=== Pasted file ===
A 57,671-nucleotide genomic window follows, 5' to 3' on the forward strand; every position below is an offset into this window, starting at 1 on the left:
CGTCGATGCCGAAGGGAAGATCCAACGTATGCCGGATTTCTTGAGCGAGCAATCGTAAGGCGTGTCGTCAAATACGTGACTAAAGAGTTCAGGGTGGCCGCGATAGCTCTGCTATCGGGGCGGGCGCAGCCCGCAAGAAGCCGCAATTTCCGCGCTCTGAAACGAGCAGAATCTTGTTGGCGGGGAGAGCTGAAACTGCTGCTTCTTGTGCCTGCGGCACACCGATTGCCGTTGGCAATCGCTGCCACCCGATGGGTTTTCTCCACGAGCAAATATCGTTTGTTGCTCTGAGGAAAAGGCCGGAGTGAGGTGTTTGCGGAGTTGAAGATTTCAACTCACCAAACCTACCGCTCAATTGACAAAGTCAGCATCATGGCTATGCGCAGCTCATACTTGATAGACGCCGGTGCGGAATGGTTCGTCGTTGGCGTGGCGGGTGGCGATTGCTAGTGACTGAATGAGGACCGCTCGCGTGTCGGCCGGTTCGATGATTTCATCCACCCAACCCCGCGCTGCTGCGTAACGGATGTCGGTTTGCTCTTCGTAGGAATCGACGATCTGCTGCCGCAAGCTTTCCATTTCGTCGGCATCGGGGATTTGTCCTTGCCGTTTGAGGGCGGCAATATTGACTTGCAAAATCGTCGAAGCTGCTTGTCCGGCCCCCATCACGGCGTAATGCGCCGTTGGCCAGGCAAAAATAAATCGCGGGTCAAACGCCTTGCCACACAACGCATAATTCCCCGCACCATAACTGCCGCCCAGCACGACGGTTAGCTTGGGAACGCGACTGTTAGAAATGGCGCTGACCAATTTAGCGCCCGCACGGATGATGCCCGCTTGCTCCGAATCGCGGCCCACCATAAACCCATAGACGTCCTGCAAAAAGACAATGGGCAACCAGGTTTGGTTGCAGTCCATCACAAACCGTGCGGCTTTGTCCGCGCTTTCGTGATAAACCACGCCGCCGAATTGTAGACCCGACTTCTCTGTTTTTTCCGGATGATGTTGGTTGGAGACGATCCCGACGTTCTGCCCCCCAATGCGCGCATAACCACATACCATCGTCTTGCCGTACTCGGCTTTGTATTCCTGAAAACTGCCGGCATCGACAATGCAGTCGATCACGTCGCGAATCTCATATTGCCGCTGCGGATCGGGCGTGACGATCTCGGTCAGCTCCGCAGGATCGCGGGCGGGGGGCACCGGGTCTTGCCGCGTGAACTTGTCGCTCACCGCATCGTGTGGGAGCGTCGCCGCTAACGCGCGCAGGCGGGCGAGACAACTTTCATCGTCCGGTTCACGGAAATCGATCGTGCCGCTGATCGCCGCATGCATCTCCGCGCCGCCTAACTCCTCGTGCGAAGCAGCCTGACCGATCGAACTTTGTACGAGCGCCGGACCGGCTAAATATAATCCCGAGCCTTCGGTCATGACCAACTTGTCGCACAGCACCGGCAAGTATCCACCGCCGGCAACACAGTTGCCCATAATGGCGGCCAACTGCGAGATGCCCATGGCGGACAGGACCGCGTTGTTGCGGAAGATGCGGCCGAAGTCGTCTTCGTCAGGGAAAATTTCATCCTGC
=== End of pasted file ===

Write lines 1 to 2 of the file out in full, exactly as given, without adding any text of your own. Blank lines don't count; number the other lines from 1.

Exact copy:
A 57,671-nucleotide genomic window follows, 5' to 3' on the forward strand; every position below is an offset into this window, starting at 1 on the left:
CGTCGATGCCGAAGGGAAGATCCAACGTATGCCGGATTTCTTGAGCGAGCAATCGTAAGGCGTGTCGTCAAATACGTGACTAAAGAGTTCAGGGTGGCCGCGATAGCTCTGCTATCGGGGCGGGCGCAGCCCGCAAGAAGCCGCAATTTCCGCGCTCTGAAACGAGCAGAATCTTGTTGGCGGGGAGAGCTGAAACTGCTGCTTCTTGTGCCTGCGGCACACCGATTGCCGTTGGCAATCGCTGCCACCCGATGGGTTTTCTCCACGAGCAAATATCGTTTGTTGCTCTGAGGAAAAGGCCGGAGTGAGGTGTTTGCGGAGTTGAAGATTTCAACTCACCAAACCTACCGCTCAATTGACAAAGTCAGCATCATGGCTATGCGCAGCTCATACTTGATAGACGCCGGTGCGGAATGGTTCGTCGTTGGCGTGGCGGGTGGCGATTGCTAGTGACTGAATGAGGACCGCTCGCGTGTCGGCCGGTTCGATGATTTCATCCACCCAACCCCGCGCTGCTGCGTAACGGATGTCGGTTTGCTCTTCGTAGGAATCGACGATCTGCTGCCGCAAGCTTTCCATTTCGTCGGCATCGGGGATTTGTCCTTGCCGTTTGAGGGCGGCAATATTGACTTGCAAAATCGTCGAAGCTGCTTGTCCGGCCCCCATCACGGCGTAATGCGCCGTTGGCCAGGCAAAAATAAATCGCGGGTCAAACGCCTTGCCACACAACGCATAATTCCCCGCACCATAACTGCCGCCCAGCACGACGGTTAGCTTGGGAACGCGACTGTTAGAAATGGCGCTGACCAATTTAGCGCCCGCACGGATGATGCCCGCTTGCTCCGAATCGCGGCCCACCATAAACCCATAGACGTCCTGCAAAAAGACAATGGGCAACCAGGTTTGGTTGCAGTCCATCACAAACCGTGCGGCTTTGTCCGCGCTTTCGTGATAAACCACGCCGCCGAATTGTAGACCCGACTTCTCTGTTTTTTCCGGATGATGTTGGTTGGAGACGATCCCGACGTTCTGCCCCCCAATGCGCGCATAACCACATACCATCGTCTTGCCGTACTCGGCTTTGTATTCCTGAAAACTGCCGGCATCGACAATGCAGTCGATCACGTCGCGAATCTCATATTGCCGCTGCGGATCGGGCGTGACGATCTCGGTCAGCTCCGCAGGATCGCGGGCGGGGGGCACCGGGTCTTGCCGCGTGAACTTGTCGCTCACCGCATCGTGTGGGAGCGTCGCCGCTAACGCGCGCAGGCGGGCGAGACAACTTTCATCGTCCGGTTCACGGAAATCGATCGTGCCGCTGATCGCCGCATGCATCTCCGCGCCGCCTAACTCCTCGTGCGAAGCAGCCTGACCGATCGAACTTTGTACGAGCGCCGGACCGGCTAAATATAATCCCGAGCCTTCGGTCATGACCAACTTGTCGCACAGCACCGGCAAGTATCCACCGCCGGCAACACAGTTGCCCATAATGGCGGCCAACTGCGAGATGCCCATGGCGGACAGGACCGCGTTGTTGCGGAAGATGCGGCCGAAGTCGTCTTCGTCAGGGAAAATTTCATCCTGC